Here, my friends, is the fascinating tale of Neal Rauhauser, Brett Kimberlin, and a Right Wing Blueprint. With lots of details about some extremely sleazy and very real conspiracies to cause real harm to real people.
Starring Andrew Breitbart, and also featuring Los Angeles Deputy District Attorney Patrick Frey (aka “Patterico”) and his occasional co-blogger Aaron Worthing (real name: Aaron Walker), with whom you may be familiar if you’re an LGF reader — since they once posted an enchanting wingnut fantasy about chopping off my head, disemboweling me, and eating my innards.
One of the most bizarre rationalizations the right uses to justify denying the reality of climate change is the whacked out fantasy that humans can’t do anything to change the climate because God wouldn’t let it happen. There actually used to be some commenters at LGF who used this line, back in the day.
This audio clip from Right Wing Watch features religious fanatic Cal Beisner of the “Cornwall Alliance” appearing on the American Family Association’s radio show, explaining that if you believe the scientists who tell you climate change is a real, dangerous thing, you are “insulting God” and helping to bring about tyranny.
It’s so off the wall it almost seems funny, but they’re deadly serious about this — and it’s not just on fringe radio shows. There are people right now in Congress who believe this stuff.
Bravo to GQ for actually asking a real question about science in their interview of Marco Rubio, and making him state outright that he’s just another anti-science Republican: Marco Rubio Interview.
GQ: How old do you think the Earth is?
Marco Rubio: I’m not a scientist, man. I can tell you what recorded history says, I can tell you what the Bible says, but I think that’s a dispute amongst theologians and I think it has nothing to do with the gross domestic product or economic growth of the United States. I think the age of the universe has zero to do with how our economy is going to grow. I’m not a scientist. I don’t think I’m qualified to answer a question like that. At the end of the day, I think there are multiple theories out there on how the universe was created and I think this is a country where people should have the opportunity to teach them all. I think parents should be able to teach their kids what their faith says, what science says. Whether the Earth was created in 7 days, or 7 actual eras, I’m not sure we’ll ever be able to answer that. It’s one of the great mysteries.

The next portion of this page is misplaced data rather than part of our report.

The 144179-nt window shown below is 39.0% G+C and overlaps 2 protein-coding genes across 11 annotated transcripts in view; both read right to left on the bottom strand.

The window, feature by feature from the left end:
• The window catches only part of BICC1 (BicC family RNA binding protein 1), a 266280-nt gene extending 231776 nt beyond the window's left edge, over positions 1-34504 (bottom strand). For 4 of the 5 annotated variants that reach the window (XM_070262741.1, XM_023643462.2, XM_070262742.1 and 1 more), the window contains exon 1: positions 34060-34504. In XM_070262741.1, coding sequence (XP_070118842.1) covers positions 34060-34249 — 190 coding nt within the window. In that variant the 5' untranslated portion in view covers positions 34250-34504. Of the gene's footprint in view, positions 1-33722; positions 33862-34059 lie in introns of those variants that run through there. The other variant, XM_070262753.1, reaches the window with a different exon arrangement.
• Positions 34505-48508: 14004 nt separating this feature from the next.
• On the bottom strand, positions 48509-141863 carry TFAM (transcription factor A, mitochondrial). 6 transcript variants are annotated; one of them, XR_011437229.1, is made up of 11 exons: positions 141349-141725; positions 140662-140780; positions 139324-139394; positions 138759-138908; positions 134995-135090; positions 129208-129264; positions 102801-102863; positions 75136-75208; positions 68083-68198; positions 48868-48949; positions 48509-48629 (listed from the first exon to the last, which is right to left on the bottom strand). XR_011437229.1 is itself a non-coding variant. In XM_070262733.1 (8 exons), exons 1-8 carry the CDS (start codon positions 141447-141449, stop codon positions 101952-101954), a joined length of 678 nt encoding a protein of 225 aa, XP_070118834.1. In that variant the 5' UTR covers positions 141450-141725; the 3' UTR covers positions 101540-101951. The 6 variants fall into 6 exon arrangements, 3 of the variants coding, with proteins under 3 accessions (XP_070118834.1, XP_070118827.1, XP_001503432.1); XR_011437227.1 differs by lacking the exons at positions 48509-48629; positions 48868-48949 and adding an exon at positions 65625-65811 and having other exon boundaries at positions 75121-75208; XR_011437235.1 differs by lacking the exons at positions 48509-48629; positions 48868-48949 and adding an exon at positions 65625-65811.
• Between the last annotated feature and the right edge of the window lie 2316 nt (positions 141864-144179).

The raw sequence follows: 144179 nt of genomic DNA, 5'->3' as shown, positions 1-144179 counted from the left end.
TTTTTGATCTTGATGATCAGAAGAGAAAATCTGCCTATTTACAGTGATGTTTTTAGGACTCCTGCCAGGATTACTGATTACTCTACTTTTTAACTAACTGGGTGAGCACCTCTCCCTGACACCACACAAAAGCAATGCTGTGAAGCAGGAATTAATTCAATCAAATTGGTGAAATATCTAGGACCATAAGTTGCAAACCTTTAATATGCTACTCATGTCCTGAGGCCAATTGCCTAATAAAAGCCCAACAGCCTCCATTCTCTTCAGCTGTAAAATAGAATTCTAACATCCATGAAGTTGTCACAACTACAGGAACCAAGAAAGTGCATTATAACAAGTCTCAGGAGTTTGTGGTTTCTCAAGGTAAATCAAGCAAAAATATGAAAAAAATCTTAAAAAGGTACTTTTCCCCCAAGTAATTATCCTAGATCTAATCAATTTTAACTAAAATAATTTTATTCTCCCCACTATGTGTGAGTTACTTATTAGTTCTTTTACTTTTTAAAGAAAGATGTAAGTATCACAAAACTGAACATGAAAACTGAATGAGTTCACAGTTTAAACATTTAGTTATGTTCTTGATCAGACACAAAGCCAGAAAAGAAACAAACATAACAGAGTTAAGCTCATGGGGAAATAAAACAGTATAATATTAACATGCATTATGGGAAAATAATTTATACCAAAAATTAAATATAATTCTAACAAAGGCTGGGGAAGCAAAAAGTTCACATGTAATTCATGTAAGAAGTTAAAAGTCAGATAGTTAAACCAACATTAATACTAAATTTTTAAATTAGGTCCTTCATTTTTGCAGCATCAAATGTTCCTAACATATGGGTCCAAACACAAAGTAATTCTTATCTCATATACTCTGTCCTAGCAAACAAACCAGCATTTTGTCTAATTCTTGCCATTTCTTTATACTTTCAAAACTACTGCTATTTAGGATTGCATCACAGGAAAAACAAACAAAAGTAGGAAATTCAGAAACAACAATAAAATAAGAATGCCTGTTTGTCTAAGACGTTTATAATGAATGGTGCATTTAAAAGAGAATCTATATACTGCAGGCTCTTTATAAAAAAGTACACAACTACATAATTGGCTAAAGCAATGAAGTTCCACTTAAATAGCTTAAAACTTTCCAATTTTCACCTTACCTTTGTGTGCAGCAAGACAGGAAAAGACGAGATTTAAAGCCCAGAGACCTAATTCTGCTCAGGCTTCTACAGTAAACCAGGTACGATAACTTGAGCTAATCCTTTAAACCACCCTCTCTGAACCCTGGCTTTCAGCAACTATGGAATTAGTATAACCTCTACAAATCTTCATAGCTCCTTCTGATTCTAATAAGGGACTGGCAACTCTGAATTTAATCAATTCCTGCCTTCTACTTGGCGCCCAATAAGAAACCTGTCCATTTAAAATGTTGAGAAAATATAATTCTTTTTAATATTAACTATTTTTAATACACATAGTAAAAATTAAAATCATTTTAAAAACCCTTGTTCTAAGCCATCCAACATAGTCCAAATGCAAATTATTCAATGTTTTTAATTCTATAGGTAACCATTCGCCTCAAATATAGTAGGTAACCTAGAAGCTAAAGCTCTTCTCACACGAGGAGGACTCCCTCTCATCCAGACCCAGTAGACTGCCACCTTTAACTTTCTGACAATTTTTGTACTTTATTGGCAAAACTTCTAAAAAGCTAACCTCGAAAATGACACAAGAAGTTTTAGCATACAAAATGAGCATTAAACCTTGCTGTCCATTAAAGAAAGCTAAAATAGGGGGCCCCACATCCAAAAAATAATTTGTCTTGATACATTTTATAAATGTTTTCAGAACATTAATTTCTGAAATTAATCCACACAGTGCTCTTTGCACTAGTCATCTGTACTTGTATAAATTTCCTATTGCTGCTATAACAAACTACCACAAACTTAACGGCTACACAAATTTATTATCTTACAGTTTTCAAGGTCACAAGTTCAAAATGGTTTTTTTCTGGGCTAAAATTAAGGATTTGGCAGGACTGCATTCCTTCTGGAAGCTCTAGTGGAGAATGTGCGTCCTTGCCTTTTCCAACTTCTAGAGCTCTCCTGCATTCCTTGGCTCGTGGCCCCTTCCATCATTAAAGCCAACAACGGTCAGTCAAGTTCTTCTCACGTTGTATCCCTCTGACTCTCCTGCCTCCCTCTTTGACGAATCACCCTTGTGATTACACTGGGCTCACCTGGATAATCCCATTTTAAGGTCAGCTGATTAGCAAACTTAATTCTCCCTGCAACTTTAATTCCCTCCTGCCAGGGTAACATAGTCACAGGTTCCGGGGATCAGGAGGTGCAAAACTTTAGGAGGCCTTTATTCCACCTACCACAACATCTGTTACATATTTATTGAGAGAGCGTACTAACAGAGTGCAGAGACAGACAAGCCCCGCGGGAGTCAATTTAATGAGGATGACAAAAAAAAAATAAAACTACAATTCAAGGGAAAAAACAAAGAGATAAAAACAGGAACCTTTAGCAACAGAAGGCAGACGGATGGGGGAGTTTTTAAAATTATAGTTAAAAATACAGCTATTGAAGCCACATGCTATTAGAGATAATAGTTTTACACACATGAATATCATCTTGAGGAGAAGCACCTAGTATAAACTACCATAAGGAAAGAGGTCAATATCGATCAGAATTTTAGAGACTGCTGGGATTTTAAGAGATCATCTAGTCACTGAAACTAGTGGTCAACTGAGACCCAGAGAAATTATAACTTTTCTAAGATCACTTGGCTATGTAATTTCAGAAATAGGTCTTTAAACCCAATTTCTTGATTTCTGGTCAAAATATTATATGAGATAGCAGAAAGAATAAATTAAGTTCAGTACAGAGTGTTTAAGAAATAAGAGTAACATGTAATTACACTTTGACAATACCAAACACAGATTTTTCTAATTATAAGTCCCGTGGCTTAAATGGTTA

This is pretty much the standard Republican line — ignorance. Admitting you believe in science over the Bible is political suicide for Republicans.
And please note that Rubio is in favor of teaching children to believe this nonsense.
Ever wonder why, after many years leading the world, America is now slipping way behind in science education? All you have to do is read the words of right wingers like Marco Rubio, who perpetuate a Bronze Age view of the universe, pretending it’s just as valid as rational scientific theory.
In the same interview, Rubio says his best friend in politics is … Jim DeMint. A Dominionist religious fundamentalist, and another young earth creationist. The right wing is mortgaging America’s future to these fanatics.
And an even more appalling footnote: Marco Rubio is a member of the Senate Science Committee.
As we reported in 2009, Marco Rubio believes the theory of evolution is “destroying the family,” and compares it to communism: Karl Rove Endorses Creationist Florida Candidate Rubio.
Rubio, a Cuban-American, made a comparison to the strategy employed by the Communist Party in Cuba where schools encouraged children to turn in parents who criticized Fidel Castro.
“Of course, I’m not equating the evolution people with Fidel Castro,” he quickly added, while noting that undermining the family and the church were key means the Communist Party used to gain control in Cuba.
“In order to impose their totalitarian regime, they destroyed the family; they destroyed the faith links that existed in that society,” he said.
Although the evolution issue is “obviously” on a “much smaller scale,” both matters are related to the “fundamental question of who is in charge of the upbringing of children. Is it parents or is it the government? I believe it’s parents. And we should do nothing in government that undermines that relationship.
“And there are parents that passionately believe in this and they should be given the opportunity to teach that to their children without someone undoing it,” Rubio said.